Sure, you could watch a classic horror movie this like Halloween, Psycho, or The Thing, but why not try some offbeat chillers to give you the holiday shivers? Here are 5 flicks guaranteed to raise the goosebumps.
Dr. Jekyll and Mr. Hyde (1941)
This film version of Robert Louis Stevenson’s tale of a scientist’s experiments with mind and body transformations via a laboratory potion was castigated and an embarrassing flop on it’s initial release.
Many thought Spencer Tracy’s two character performance was hammy and hamfisted. He even thought it would ruin his career! It’s time for a rewrite. Let’s start with the production. It got the full luxe MGM treatment.There’s nothing like fog-blanketed Victorian London to set a moody tone and here you get those eerie cobblestoned passageways with a murderous cloaked madman flitting about the barred parks and side streets like a superhuman acrobat. Chillingly beautiful. And then the cast: Tracy brings a nuanced interpretation to the halved protagonist, more psychological than Freddie Kruger scary. Stevenson’s idea of Everyman being a receptacle of Good and Evil is ratcheted up another Freudian notch. The Evil is our id, sexual repression leads to beastly carnality. The good doctor is torn between his virginal fiance, Lana Turner as a dewey Victorian Barbie doll, and the lustier bad girl, Ingrid Bergman as a hotly-totsy barmaid garbling a dubious Cockney accent. Each woman toys with his inner urges (given how stunningly beautiful they’re filmed by lensman Joseph Ruttenberg, is it any wonder?) and each summons up that creepy ol’ Mr. Hyde in some disturbing shock moments. But if there’s one reason to see how legendary director Victor Fleming spins the yarn, it’s in the Jekyll-to-Hyde mutation sequences. The images that are careening thru Jekyll’s brain are so bizarro you wonder “How did this get past the Hayes office??” Need I say more than Tracy flogging two horses with a whip, one white, one black, who morph into galloping naked Turner and Bergman? If that doesn’t get you to watch this underrated classic I don’t know what will.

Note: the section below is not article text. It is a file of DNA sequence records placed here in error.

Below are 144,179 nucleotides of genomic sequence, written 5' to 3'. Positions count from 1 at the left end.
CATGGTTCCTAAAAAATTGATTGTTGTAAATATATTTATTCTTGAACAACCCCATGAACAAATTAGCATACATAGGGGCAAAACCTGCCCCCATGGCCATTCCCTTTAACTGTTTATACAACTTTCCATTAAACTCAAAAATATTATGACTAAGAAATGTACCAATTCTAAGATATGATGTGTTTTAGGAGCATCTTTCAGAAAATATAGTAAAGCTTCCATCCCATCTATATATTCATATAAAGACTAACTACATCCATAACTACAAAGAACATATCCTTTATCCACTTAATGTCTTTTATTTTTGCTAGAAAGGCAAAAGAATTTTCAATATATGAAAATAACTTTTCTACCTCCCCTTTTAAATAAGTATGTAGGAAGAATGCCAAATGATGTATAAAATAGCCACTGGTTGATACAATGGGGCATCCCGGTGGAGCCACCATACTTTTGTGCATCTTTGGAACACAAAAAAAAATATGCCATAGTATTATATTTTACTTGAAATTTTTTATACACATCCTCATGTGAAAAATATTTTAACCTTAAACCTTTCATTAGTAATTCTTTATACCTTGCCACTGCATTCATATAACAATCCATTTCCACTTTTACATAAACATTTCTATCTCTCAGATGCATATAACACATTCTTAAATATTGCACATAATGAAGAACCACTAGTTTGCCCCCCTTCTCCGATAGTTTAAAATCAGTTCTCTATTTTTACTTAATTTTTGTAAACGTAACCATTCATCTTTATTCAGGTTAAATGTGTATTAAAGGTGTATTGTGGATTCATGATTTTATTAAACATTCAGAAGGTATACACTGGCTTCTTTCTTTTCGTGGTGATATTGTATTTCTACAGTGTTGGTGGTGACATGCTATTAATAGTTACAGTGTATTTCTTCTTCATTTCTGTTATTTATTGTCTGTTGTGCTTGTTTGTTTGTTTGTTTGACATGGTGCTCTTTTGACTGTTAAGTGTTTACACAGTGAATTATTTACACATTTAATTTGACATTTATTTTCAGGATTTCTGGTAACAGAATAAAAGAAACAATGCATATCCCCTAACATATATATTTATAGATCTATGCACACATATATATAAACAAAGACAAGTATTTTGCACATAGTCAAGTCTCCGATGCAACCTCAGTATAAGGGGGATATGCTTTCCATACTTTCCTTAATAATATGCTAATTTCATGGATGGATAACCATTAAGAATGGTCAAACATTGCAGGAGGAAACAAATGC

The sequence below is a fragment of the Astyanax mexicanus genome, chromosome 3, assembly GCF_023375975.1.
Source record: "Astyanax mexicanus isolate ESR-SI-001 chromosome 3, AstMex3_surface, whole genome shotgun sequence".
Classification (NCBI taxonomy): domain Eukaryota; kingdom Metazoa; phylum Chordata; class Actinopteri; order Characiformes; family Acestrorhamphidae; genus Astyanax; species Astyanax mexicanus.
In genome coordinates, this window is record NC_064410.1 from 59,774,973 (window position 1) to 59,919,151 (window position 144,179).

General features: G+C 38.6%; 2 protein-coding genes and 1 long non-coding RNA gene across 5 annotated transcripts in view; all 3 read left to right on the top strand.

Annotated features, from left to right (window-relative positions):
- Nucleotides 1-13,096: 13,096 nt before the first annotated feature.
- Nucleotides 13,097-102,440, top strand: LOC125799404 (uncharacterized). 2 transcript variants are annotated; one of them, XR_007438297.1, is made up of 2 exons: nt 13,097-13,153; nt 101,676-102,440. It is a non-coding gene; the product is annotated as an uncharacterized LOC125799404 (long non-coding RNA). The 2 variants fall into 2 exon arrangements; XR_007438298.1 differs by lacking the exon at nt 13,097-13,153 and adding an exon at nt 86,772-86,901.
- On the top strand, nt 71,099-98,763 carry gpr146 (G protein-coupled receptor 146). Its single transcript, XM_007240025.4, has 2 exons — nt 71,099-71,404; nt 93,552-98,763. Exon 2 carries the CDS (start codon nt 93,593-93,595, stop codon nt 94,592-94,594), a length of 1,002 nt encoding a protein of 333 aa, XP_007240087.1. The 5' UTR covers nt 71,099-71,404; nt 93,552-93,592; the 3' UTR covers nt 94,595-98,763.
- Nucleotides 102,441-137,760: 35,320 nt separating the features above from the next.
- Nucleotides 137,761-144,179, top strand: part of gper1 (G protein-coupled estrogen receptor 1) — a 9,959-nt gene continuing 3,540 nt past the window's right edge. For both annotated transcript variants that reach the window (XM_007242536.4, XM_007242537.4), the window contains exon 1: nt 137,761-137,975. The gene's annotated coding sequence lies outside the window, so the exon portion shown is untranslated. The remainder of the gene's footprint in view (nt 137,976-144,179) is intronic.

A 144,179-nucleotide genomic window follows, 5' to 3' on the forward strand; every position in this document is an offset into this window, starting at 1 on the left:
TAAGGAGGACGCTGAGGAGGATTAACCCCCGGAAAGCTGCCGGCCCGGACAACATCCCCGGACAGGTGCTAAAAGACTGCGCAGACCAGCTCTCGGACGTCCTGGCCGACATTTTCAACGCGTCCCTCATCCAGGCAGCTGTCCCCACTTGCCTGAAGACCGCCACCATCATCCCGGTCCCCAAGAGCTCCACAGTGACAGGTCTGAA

Cat People (1942)
Cat People (1942) The best horror film of the ’40s. Kent Smith is a draughtsman who meets cute and weds a mysterious Serbian fashion designer, the kittenish Simone Simon. Things turn eerie when she tells him they can’t consummate the marriage because she’s cursed by an Old World spell wherein she’ll turn into a deadly panther if they do! Sounds hokey but it’s got scenes of real shock and terror that have been ripped off for decades. A masterly use of atmosphere, sound effects, and inky dark shadows to make you squirm.
What if you’re committed to an mental asylum and you keep insisting you’re sane…but no one believes you? That scary old premise is given a good turn in this literate and moody horror drama. Anna Lee is the crusading do-gooder who wants to reform the inhuman conditions of Bedlam, the infamous 18th century London madhouse. But the cruel director of the joint, lispy Boris Karloff, catches wind of her scheme and has her thrown in with all the ‘loonies’ through some political sleight of hand. How she plots to keep her wits about her and escape the spooky place is satisfying fun. And if the actress sounds familiar it’s because she went on to become the kindly matriarch Lila Quartermaine 35 years later on the soap “General Hospital”.
Creature from the Black Lagoon (1954)
Yes, it’s just a stuntman in a rubber lizard suit, but this atmospheric frightfest has more to offer than it’s (well-deserved) shocks. A team of paleontologists take a tramp steamer deep into the Amazon jungle searching for the remains of prehistoric ‘gill man’ and surprise, he still around to wreak havoc on their mission. Take it all at kitschy face value or look closer and see the real ‘creature’ here is the male ego of the two lead scientists (Richard Carlson, Richard Denning) who vie for the attention of their female cohort (Julie Adams). It’s monster as symbolic sexual frustration. When the big reptile ogles her in a famous underwater pas de deux, the chills are sexy AND spine tingling.
The Conqueror Worm (1968)
On the surface this looks like another one of those overought ’60s Edgar Allen Poe pictures where Vincent Price hammed it up amongst the pits and the pendulums. But look again, it’s a thoughtful meditation on pervasive corruption in religion and government. Here he’s Matthew Hopkins–a character loosely base on fact—a lawyer in 17th century England who’s a self appointed witch-hunter, going from village to village executing anyone being suspected of witchcraft or satanism. For the right price. Bleak and unflinching, there are some gruesome scenes of torture and violence so be prepared. But Price is the very picture of smug malevolence in the name of religion, (he considered it his best performance), a baddie with haunting echoes of current events . . . Ted Cruz ring a bell? So it’s worth the time if you can stomach the horror.